"Smoking ban" chosen as Word of the Year

This is not a pipe-smoking area Keystone

"Rauchverbot" (smoking ban) has been selected from over 2,500 suggestions as Word of the Year by a jury of journalists in German-speaking Switzerland.

This content was published on December 29, 2006

"Our choice is an attempt to capture and reflect the year," jury-member Paul Schneeberger, a journalist at the Neue Zürcher Zeitung (NZZ), told swissinfo.

Smoking – or lack of it – has been a hot topic in Switzerland this year. In March, voters in the southern canton of Ticino overwhelmingly approved a ban on smoking in public spaces and several other cantons are currently taking steps to prevent passive smoking. Swiss trains have been smoke-free since the end of 2005.

Most Swiss are in favour of smoke-free workplaces and would also welcome a smoking ban in restaurants and bars, but the hotel and restaurant lobby – not to mention the country's two million smokers – are not giving in lightly.

In addition, the jury said the word symbolised a paternalistic trend running through Swiss society.

Other words that have recently made the headlines include Minarettverbot (in September the Zurich cantonal parliament said it would look into banning the construction of minarets) and Kampfhundverbot (fighting dog ban – in January the government proposed banning pitbull terriers and tightening regulations on 13 other breeds following a fatal attack on a child. It later changed its mind).

Swiss media also witnessed the usual hand wringing about a Waffenverbot (ban on keeping weapons at home – Swiss men in the militia army must keep their guns at home), a Weihnachtsverbot (ban on Christmas to appease non-Christians) and a simple Handyverbot (ban on using mobile phones in certain places).

Kopftuchverbot (headscarf ban) didn't make it onto this year's list, despite Islamic integration being a much-discussed topic in Europe this year, but it did come fourth in 2004.


One Islamic-related word that did make the jury's list of "important words" however was Karikaturenstreit (caricature controversy), which followed the publication of 12 satirical cartoons featuring the prophet Mohammed in a Danish newspaper.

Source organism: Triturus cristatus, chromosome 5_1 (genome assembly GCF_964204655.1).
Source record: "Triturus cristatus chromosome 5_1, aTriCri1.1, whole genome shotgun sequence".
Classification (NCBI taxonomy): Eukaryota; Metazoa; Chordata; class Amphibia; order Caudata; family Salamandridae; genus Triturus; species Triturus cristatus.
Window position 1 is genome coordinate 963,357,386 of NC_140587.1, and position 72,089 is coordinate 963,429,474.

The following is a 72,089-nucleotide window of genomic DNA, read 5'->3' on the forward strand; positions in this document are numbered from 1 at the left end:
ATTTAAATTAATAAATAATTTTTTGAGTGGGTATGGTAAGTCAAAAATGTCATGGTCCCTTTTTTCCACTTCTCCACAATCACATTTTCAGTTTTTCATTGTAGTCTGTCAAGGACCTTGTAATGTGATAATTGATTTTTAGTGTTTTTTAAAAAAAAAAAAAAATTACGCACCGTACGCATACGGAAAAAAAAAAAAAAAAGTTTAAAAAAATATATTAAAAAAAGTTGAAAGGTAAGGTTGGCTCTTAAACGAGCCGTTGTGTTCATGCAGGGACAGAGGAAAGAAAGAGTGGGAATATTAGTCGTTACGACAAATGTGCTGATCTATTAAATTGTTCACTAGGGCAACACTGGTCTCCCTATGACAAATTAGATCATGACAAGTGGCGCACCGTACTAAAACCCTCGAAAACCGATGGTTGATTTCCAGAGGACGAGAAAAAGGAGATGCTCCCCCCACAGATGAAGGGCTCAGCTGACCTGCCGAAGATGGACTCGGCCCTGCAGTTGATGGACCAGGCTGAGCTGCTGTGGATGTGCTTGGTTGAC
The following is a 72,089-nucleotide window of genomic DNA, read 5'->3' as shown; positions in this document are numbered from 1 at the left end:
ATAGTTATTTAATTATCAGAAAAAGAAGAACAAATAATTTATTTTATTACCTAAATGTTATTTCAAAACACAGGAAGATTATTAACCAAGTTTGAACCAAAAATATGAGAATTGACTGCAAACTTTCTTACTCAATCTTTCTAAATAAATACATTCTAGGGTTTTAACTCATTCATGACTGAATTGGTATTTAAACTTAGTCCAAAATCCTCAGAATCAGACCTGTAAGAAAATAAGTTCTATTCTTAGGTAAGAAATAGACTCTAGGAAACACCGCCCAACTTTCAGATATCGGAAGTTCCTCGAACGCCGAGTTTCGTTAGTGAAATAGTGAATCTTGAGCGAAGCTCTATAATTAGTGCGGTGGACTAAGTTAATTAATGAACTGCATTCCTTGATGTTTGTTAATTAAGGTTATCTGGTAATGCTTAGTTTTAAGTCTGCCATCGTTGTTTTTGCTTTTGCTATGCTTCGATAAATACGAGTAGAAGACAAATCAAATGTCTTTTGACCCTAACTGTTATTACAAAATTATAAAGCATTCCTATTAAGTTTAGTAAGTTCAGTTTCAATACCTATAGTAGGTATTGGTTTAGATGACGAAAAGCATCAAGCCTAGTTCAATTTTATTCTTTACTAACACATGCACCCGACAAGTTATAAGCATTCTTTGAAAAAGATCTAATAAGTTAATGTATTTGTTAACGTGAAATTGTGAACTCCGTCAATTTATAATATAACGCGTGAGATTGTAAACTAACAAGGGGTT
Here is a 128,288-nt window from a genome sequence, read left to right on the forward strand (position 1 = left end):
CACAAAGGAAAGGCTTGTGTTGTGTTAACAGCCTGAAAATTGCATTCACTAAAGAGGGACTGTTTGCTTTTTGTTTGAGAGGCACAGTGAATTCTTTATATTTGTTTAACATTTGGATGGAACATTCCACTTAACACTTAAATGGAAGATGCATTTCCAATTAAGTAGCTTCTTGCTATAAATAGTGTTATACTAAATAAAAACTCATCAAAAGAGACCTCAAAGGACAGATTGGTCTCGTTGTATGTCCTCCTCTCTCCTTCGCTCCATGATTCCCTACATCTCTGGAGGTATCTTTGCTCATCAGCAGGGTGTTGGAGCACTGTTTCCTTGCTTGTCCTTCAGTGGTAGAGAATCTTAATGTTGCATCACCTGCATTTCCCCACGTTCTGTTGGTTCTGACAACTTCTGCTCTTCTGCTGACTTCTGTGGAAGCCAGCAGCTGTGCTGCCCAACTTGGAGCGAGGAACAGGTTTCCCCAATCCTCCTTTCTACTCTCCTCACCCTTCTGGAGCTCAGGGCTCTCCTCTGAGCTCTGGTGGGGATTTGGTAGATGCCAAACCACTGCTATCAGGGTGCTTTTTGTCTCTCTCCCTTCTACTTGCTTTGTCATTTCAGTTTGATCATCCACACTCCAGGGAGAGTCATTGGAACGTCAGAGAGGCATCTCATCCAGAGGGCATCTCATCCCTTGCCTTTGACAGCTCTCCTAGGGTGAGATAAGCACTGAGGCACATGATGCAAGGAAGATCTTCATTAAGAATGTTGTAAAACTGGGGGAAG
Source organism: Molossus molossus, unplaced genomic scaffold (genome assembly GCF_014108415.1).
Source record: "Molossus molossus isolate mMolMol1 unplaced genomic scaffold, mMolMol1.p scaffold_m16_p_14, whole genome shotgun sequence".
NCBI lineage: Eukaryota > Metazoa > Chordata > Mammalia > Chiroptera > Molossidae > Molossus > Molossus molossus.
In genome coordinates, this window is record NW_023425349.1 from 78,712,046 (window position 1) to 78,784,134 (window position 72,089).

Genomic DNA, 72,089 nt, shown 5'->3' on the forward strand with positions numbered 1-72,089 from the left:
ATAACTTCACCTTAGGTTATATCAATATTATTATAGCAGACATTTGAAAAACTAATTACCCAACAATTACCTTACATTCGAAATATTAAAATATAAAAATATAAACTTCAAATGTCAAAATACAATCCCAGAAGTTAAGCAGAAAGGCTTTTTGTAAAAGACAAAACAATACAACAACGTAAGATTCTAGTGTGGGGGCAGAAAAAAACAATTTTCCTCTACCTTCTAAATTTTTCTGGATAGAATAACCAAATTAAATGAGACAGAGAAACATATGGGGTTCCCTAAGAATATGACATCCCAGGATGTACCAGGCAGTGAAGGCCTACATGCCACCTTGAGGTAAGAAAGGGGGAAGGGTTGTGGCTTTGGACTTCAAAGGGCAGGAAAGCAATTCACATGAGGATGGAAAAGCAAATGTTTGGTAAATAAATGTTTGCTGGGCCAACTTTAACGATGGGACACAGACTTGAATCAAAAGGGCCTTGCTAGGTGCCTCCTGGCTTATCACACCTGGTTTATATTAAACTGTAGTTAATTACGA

The cartoons, which led to violent Muslim protests, were reprinted by several Swiss publications. Swiss commentators also weighed in heavily on the issues of religious freedom versus press freedom and freedom of expression.

Unword of the Year, which the jury awards for a term that is "crassly inappropriate", went to two words this year: "erweiterter Selbstmord" (extended suicide).

When in April the husband of former women's ski champion Corinne Rey-Bellet shot her and her brother with his army pistol before killing himself, the media and several experts used the expression.

"[The term] obscures and trivialises the concept of death," said the jury.


"We also want our choices to serve as a chronicle," said jury-member Daniel Quaderer.

In 2005 the Word of the Year was Aldisierung (Aldi-isation). Aldi, the German discount supermarket chain, opened its first stores in Switzerland in October.

The rapid response of Swiss large retailers to their "no frills" rival was to slash prices, increase own-brand product lines and focus on out-of-town malls.

But what for 2007? Global warming isn't going away – unlike Switzerland's glaciers – so there could be some weather-related terms, and unless the government can sort out its Wolf Project before the lambing season, expect to read about a few "Problemwölfe".

With federal elections in October the chances of a few political neologisms springing up must be good, otherwise they may come from the sporting arena: Swiss sailing syndicate Alinghi will be seeking to retain the America's Cup in Valencia.

Oh, and Federer will finally win the French Open, but what new words that creates is anyone's guess.

swissinfo, Thomas Stephens

In brief

Word of the Year started in Germany in 1977, Austria in 1999 and German-speaking Switzerland in 2003. Swiss-Germans account for about two-thirds of the Swiss population.

It involves the public submitting words online which, for them, reflect the past year.

A jury of seven journalists from German-speaking Switzerland and Liechtenstein then chooses its Word of the Year and half a dozen other "important words".

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Key facts

Word of the Year:
Rauchverbot (smoking ban)

"Important words":
Migrationshintergrund (migration background – increasingly asked of immigrants or foreign-looking criminals)
Köbi (Köbi Kuhn, manager of the national football team, which reached the final 16 of the World Cup in June)
Pensionskassenverwalter (pension fund administrator – a pension fund scandal threw unwanted light on Swissfirst bank)
Plämpu (slang for something that hangs – how Swiss snowboarder Tanja Frieden referred to her Olympic gold medal)
Vize-Miss (beauty competition runner-up – a fuss arose when Miss Switzerland favourite Xenia Tchoumitcheva only came second. Was it because of her name?)
Karikaturenstreit (Mohammed caricature controversy)

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In compliance with the JTI standards

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